In summary, contemporary studies of the infectious process and disease loads of nonimmune populations are useful guides to understanding epidemic conditions in the past. These studies document the ease with which infectious parasites spread and the trauma that follows in the wake of epidemics. Rather than single epidemic events, it is likely that native Americans in the sixteenth and seventeenth centuries experienced waves of infections. The deterioration of health following an initial disease event established conditions appropriate for the invasion of other, allochthenous and autochthenous, parasites.

Historical Descriptions of Epidemics

Consulting historical documents is the third method of reconstructing past epidemics. Although lumped within a single heading, these sources vary from casual references to disease outbreaks to detailed descriptions of a single epidemic. Finding these documents demands great investments of time. Rarely are medical data indexed or otherwise distinguished in archives. Consequently, researchers may search assiduously through primary documents before coming across a single description of a disease event.

Descriptions of epidemics among native Americans during the Columbian period are subject to three sources of error. First, because contacts during the period were irregular, descriptions of any sort, including references to disease, are also irregular. Consequently, the first reference to a disease event may not mark the onset of introduced parasites. As late as 1800 contact between Europeans and native groups of the North American plains was still irregular. When Meriwether Lewis and William Clark visited the Upper Missouri tribes, the Mandan described a smallpox epidemic that had occurred 20 years earlier (Thwaites 1904).

Second, as discussed previously, the crudeness of European knowledge during the Columbian period affected the nature of early disease descriptions. For one thing, it is likely that observers failed to record many outbreaks. Moreover, a lack of familiarity with the people being described made it difficult for even the most conscientious explorers to estimate the number of deaths that diseases wrought. The Gentleman of Elvas (Bourne 1904), for instance, simply described the abandonment of villages visited by the expedition of Hernando DeSoto. Similarly, Daniel Gookin (1806) described an epidemic event from hearsay evidence that had decimated native groups of New England seven or eight years before the English established New Plymouth.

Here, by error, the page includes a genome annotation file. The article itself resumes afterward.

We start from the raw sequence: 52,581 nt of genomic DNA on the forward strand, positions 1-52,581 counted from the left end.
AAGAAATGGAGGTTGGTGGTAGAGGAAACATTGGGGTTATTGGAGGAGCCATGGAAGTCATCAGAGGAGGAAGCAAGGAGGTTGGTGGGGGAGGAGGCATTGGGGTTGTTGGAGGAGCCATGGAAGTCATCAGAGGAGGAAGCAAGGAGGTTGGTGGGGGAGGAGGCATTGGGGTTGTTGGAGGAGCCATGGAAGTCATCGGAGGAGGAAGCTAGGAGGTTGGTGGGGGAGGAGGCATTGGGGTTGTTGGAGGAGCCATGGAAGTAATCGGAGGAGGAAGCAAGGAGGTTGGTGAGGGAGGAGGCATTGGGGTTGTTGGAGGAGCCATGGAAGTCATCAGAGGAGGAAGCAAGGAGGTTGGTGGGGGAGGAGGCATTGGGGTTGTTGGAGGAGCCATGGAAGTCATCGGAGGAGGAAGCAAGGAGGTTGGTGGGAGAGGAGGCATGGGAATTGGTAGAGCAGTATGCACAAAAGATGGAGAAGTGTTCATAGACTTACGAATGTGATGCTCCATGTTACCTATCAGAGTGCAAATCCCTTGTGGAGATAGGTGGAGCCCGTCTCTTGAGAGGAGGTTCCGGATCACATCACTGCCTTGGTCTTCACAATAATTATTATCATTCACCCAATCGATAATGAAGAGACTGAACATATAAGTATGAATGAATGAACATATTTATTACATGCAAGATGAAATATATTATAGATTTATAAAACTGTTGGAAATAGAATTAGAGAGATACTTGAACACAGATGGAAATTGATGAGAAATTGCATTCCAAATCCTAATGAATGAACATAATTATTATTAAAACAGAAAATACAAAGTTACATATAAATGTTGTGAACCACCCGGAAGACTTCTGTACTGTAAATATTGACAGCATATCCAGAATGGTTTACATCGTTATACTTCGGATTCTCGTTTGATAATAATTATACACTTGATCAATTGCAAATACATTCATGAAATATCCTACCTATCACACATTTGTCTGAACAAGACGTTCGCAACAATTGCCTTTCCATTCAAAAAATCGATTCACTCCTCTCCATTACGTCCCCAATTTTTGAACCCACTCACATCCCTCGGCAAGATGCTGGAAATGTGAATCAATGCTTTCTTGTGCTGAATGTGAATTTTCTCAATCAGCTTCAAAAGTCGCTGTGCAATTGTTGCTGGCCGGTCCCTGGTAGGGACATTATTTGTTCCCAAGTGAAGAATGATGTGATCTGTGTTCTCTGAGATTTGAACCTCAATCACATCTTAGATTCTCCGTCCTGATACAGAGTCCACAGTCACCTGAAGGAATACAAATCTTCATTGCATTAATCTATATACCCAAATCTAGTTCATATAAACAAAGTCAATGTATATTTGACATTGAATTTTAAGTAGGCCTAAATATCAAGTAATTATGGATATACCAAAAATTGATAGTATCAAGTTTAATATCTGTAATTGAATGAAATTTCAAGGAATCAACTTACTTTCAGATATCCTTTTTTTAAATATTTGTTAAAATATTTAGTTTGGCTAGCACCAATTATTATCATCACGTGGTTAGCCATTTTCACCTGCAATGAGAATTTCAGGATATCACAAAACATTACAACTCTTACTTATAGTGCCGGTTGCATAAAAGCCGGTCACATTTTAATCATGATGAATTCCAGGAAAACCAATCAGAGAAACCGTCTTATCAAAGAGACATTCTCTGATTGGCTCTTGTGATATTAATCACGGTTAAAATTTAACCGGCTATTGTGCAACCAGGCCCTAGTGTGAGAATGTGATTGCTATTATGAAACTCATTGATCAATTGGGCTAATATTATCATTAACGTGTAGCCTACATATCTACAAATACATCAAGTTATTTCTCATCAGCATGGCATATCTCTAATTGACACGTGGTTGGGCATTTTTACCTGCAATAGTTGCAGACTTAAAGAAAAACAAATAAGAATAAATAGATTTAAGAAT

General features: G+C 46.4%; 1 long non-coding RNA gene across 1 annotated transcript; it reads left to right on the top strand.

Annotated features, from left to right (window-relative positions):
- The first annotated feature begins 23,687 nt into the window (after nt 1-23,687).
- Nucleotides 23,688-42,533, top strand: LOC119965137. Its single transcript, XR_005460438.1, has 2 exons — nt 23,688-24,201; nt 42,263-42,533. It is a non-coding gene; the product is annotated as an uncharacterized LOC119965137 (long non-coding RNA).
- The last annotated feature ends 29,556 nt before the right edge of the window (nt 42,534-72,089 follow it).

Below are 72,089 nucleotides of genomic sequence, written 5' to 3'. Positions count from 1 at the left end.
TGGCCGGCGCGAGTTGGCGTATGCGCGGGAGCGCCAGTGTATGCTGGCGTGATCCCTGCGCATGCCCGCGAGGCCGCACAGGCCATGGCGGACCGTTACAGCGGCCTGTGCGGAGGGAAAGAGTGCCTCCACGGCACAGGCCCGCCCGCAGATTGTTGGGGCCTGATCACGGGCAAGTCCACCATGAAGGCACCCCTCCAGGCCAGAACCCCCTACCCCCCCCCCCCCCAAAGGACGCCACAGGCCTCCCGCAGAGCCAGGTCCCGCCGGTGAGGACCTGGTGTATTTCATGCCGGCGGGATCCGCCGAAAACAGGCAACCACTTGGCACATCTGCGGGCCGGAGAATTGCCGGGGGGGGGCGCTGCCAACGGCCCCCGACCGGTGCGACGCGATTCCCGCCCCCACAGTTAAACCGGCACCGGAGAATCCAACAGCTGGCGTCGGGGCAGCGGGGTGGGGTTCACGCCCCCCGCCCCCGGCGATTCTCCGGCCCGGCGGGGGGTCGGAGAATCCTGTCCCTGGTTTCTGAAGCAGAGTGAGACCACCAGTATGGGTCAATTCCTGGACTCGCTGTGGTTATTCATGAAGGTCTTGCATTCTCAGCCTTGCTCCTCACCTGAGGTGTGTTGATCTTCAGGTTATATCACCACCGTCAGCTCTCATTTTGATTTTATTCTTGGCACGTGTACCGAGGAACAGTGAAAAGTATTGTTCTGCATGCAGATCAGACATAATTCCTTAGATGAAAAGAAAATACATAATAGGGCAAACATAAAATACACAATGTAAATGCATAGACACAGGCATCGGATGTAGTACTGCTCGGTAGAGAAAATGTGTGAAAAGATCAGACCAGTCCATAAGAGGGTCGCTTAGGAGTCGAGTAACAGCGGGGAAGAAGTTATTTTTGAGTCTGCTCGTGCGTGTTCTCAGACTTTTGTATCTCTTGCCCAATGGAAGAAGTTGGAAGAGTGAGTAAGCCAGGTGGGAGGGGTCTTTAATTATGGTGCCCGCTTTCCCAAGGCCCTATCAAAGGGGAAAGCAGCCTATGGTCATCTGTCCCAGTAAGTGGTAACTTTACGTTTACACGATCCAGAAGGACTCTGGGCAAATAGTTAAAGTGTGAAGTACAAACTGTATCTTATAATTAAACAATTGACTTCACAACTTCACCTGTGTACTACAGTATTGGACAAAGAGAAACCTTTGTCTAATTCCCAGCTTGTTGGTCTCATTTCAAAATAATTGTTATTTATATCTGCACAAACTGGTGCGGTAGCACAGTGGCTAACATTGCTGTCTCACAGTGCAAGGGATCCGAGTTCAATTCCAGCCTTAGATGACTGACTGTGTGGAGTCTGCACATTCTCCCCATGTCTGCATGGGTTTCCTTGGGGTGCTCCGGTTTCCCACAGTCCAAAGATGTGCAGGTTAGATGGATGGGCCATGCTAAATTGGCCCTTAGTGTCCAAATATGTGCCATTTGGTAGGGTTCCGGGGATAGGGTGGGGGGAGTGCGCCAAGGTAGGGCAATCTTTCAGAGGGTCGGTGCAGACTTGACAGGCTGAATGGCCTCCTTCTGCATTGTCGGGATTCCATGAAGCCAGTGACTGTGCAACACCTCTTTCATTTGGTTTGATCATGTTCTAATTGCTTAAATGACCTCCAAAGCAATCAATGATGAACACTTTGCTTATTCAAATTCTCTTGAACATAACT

Third, there is confusion over disease names. Because Europeans were writing about native disease experiences, knowledge of what was known in Eu rope is crucial for understanding this ambiguity. C. Creighton's (1894) sourcebook on epidemics in Britain continues to be one of the finest and most readily available compendiums of evolving medical knowledge.

Before 1743, influenza was frequently confused with other agues or catarral fevers. Diphtheria was not defined as a separate illness until the eighteenth century. Before that time, it was lumped with scar-letina or the purples. Because measles and smallpox both produced rashes, the two terms were used interchangeably until 1593. By 1629, however, when the Bills of Mortality were established, smallpox and measles were consistently differentiated. Smallpox was noted as "flox or smallpox."